The advancements in science and technology are clearly making life better for many people. Take for instance the traditional patient and doctor consultation. Mobile technology, app development, and other improvements in between have expedited the process and made it better.
Modern medical consultation practices such as telemedicine and virtual clinics are becoming more and more popular. In Sullivan, Missouri lies the 125,000-square foot facility Mercy Virtual Care Center wherein 300 medical experts—from physicians to nurses—extend their help while in front of a computer display. This center oversees over 38 hospitals—which even includes intensive care units—across several states. Mercy Virtual’s president Randall Moore points out what makes this service both special and important: “By virtually monitoring ICUs 24/7, we’re getting to problems earlier.” This has led to over 1,000 ICU patients being sent home who were at some point expected not to make it.
Here are three other key changes in healthcare policies to know about next year.
Social Media Security
Aside from improving consultation processes and health service, social media is bettering healthcare and public health by becoming a platform where people may exchange and disperse information at any given time. However, there is a downside to this. Shannon Dosemagen of Public Laboratory for Open Technology and Science and Lee Aase of Mayo Clinic Center for Social Media explains the reality: “Social media is a two-way street, and allows non-experts to share information just as rapidly as health agencies, if not more so.” The importance of ensuring accurate information is dispersed is not only for public safety but for the credibility of the healthcare institutions as well. That’s why in the coming year we can expect hospitals and other healthcare organizations to have internal contingency protocols and policies for such situations. “Health agencies need to have plans in place ahead of time to be able to respond to and counter misinformation or support accurate information shared via social media,” Dosemagen and Aase add.
Healthcare and Health Insurance Come Together for Data Analytics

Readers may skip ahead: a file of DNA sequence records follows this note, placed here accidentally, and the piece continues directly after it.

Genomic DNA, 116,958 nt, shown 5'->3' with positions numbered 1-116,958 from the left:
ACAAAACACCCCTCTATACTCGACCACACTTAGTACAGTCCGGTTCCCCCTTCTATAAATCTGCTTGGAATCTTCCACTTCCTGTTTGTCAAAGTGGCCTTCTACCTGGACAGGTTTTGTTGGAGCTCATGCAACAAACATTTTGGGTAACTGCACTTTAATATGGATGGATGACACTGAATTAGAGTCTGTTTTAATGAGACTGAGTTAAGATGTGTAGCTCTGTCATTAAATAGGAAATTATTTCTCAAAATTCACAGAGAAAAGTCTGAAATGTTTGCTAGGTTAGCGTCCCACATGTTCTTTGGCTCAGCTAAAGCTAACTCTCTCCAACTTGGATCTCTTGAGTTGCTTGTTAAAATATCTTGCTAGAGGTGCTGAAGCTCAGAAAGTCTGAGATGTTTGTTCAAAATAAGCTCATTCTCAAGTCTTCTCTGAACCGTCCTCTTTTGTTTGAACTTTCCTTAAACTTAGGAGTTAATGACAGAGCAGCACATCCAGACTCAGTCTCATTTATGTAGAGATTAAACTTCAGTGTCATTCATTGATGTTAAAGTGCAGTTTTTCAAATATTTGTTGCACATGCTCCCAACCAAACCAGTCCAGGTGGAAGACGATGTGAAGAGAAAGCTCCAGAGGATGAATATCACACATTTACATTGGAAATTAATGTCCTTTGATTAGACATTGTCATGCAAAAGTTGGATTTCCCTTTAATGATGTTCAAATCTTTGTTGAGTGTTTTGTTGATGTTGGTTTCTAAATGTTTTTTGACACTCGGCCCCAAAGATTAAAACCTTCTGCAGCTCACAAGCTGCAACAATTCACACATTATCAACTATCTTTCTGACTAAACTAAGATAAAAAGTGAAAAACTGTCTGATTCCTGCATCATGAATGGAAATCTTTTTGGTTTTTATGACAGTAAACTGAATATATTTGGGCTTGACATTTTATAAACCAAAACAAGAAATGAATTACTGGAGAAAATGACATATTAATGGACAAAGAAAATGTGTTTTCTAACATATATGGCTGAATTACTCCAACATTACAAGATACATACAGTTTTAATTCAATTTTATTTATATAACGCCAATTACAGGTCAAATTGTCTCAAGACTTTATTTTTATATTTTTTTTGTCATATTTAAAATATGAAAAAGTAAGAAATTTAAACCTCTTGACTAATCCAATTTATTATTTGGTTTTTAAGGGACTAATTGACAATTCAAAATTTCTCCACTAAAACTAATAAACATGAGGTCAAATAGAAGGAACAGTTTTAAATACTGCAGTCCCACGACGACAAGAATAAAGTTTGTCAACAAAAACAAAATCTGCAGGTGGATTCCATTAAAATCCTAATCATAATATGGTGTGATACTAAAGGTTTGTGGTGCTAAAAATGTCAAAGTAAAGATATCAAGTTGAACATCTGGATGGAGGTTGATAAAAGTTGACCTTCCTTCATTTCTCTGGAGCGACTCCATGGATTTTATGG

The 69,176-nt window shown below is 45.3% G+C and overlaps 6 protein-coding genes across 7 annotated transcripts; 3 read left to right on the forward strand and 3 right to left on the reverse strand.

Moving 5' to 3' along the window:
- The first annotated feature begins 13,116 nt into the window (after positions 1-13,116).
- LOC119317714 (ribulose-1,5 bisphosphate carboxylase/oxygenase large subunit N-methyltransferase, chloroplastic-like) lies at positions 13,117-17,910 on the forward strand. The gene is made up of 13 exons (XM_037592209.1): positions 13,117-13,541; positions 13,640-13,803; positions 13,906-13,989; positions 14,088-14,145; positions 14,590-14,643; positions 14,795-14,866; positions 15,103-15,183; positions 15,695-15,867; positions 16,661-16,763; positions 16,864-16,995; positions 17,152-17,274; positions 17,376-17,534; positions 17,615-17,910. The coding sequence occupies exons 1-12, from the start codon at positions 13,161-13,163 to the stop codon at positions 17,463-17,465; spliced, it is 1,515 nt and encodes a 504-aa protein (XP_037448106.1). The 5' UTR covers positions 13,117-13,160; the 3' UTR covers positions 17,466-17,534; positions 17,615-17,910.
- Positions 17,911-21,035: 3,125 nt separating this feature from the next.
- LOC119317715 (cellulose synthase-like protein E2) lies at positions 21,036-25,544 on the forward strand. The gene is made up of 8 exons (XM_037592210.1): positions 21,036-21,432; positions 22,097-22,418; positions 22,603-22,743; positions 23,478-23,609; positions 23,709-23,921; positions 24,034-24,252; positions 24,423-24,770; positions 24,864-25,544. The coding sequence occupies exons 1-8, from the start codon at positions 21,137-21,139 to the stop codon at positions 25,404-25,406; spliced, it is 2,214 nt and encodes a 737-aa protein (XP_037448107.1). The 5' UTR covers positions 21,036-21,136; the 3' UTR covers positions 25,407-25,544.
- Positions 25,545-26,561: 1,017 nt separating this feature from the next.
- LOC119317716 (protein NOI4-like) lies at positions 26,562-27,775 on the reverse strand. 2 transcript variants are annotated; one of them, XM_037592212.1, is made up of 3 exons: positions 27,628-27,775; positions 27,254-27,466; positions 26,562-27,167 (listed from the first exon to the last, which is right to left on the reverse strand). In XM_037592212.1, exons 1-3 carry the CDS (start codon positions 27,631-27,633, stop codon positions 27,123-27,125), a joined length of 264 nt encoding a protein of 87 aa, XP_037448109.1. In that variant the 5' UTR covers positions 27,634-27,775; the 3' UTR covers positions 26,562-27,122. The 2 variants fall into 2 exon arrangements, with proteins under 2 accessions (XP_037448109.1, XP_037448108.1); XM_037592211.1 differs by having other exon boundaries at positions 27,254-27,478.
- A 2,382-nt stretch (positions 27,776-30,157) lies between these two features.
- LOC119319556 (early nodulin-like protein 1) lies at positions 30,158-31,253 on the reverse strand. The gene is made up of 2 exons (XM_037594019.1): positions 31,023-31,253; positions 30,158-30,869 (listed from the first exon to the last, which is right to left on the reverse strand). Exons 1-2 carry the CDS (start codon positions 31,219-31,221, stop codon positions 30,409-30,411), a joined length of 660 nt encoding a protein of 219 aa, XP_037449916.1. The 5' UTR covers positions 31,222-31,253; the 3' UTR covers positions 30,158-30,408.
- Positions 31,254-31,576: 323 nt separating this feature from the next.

It is just a matter of time before healthcare and health insurance truly coalesce, and that time is likely now. Health insurance providers need something tangible to use as basis in their underwriting processes, and that something tangible is being obtained continuously by the healthcare industry. Through the careful use of data analytics, healthcare providers can, among other things, create accurate health profiles focusing on a number of different demographics, identify health trends, and gain a deeper, more nuanced understanding of various medical conditions. Health insurance providers, meanwhile, can use these health profiles and trends as markets when identifying potential policy holders, creating premium tiers, and setting and reviewing policies.
Data analytics is all about harnessing collected information such that they can be used purposefully, and the health insurance sector is now seemingly cognizant of how data-driven decision-making has become a necessity in the industry. Investors are even putting in money for InsureTech companies like Health IQ which are using data analytics to give clients customized packages based on data that they, themselves will provide. A 4% discount, for instance, is given by the Munjal Shah-founded startup to a client who can run an eight-mile mark. The reason? The data analyzed by Health IQ that takes pride of place on the company’s homepage revealed that runners have a 45% lower risk of cardiovascular mortality. Shah and his company considers this data-driven approach to insurance based on meritocracy, and more of the same can be expected this year as the healthcare and health insurance industries are starting to fully embrace the value of data analytics.
Generics on The Rise
Not all healthcare developments are dependent solely on technology. For 2018, Forbes underscores that generic brands will be more prevalent than ever before because of patent expiration. Thus, policymakers and industry players from both sides are bound to clash. As the government aims to bring down the rather costly price that comes with securing medication and other drugs, pharmaceutical firms will be looking at how they can stay competitive and lucrative. What would also follow suit is the likelihood of the Food and Drug Administration to plot policies that fall in favor of generic brands, ultimately making them more affordable to the public.